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For a time in the 1970s and 1980s it was unclear whether any chess program would ever be able to defeat the expertise of top humans. In 1968, International Master David Levy made a famous bet that no chess computer would be able to beat him within ten years. He won his bet in 1978 by beating Chess 4.7 (the strongest computer at the time), but acknowledged then that it would not be long before he would be surpassed. In 1989, Levy was defeated by the computer Deep Thought in an exhibition match.

Deep Thought, however, was still considerably below World Championship Level, as the then reigning world champion Garry Kasparov demonstrated in two sterling wins in 1989. It was not until a 1996 match with IBM's Deep Blue that Kasparov lost his first game to a computer at tournament time controls in Deep Blue - Kasparov, 1996, Game 1. This game was, in fact, the first time a reigning world champion had lost to a computer using regular time controls. However, Kasparov regrouped to win three and draw two of the remaining five games of the match, for a convincing victory.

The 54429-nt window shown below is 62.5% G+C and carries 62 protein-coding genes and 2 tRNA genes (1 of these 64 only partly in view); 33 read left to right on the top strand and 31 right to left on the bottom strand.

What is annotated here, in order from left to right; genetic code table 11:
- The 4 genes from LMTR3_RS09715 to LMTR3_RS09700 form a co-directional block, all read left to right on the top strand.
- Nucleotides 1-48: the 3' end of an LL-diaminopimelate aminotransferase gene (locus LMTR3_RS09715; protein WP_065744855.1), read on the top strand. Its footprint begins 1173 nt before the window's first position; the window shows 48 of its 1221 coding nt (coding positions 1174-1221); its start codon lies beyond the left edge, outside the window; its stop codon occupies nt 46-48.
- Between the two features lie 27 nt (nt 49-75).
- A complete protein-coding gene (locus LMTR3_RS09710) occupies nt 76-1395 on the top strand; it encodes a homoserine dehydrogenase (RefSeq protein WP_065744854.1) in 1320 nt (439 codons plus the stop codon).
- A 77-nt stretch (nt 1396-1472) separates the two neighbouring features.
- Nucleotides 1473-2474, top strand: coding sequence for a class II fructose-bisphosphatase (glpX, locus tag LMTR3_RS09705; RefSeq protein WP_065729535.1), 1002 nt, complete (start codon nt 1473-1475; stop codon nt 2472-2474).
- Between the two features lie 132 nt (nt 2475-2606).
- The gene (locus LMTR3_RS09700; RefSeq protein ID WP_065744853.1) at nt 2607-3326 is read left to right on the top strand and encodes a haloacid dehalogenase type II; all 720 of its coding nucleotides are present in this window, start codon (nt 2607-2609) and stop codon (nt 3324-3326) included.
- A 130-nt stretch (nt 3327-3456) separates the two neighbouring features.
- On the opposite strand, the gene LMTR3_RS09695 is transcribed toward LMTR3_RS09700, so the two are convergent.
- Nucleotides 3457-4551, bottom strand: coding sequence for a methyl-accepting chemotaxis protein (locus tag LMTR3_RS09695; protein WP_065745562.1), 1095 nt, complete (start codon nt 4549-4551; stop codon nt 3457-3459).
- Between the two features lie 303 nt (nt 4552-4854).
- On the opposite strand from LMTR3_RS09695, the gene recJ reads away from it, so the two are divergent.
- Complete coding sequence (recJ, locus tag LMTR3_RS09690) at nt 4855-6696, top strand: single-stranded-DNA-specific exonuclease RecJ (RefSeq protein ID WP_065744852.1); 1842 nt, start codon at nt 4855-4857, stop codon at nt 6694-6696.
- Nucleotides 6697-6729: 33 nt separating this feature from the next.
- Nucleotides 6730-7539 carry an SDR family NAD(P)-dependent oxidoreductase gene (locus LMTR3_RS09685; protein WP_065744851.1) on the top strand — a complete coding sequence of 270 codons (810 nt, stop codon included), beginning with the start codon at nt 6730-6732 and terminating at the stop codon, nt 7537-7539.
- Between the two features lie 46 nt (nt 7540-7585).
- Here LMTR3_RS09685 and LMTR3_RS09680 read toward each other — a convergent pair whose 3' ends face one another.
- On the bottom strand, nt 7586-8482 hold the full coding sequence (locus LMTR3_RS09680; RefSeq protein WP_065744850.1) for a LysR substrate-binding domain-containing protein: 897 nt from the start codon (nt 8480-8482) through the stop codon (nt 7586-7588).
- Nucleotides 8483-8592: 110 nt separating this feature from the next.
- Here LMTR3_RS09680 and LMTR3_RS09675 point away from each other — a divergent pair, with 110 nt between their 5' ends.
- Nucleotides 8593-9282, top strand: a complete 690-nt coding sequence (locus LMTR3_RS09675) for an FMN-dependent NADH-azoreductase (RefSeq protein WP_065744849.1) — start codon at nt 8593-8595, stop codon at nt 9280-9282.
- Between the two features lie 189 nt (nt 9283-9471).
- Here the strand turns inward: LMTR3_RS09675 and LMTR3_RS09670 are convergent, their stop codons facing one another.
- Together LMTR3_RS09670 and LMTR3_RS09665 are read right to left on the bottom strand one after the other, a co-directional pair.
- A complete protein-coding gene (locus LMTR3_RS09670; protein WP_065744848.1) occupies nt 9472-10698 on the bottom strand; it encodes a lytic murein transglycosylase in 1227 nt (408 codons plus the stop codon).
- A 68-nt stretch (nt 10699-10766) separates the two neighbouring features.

In May 1997, an updated version of Deep Blue defeated Kasparov 3½-2½ in a return match. A documentary mainly about the confrontation was made in 2003, titled Game Over: Kasparov and the Machine. IBM keeps a web site of the event. Deep Blue vs. Kasparov 1996, game 1.{| cellpadding="0" cellspacing="0" style="border: 1px solid rgb(176, 176, 176); background-color: rgb(255, 206, 158); margin: auto;" | bgcolor="white" colspan="10"|[1] |- | bgcolor="white" rowspan="8"| | | | | | | | | | bgcolor="white" rowspan="8"| |- | | | | | | | |[2] |- | | | | | |[3] | |[4] |- | | | |[5] | | |[6] | |- | | | |[7] | | | | |- |[8] |[9] | | | |[10] |[11] |[12] |- | | | | | |[13] | |[14] |- | | | | |[15] | | | |- | bgcolor="white" colspan="10"|[16] |} The final position.With increasing processing power, chess programs running on commercially available workstations began to rival top flight players. In 1998, Rebel 10 defeated Viswanathan Anand who at the time was ranked second in the world, by a score of 5-3. However most of those games were not played at normal time controls. Out of the eight games, four were blitz games (five minutes plus five seconds Fischer delay (see time control) for each move) these Rebel won 3-1. Then two were semi-blitz games (fifteen minutes for each side) which Rebel won as well (1½-½). Finally two games were played as regular tournament games (forty moves in two hours, one hour sudden death) here it was Anand who won ½-1½ [9]. At least in fast games, computers played better than humans but at classical time controls - at which a player's rating is determined - the advantage was not so clear.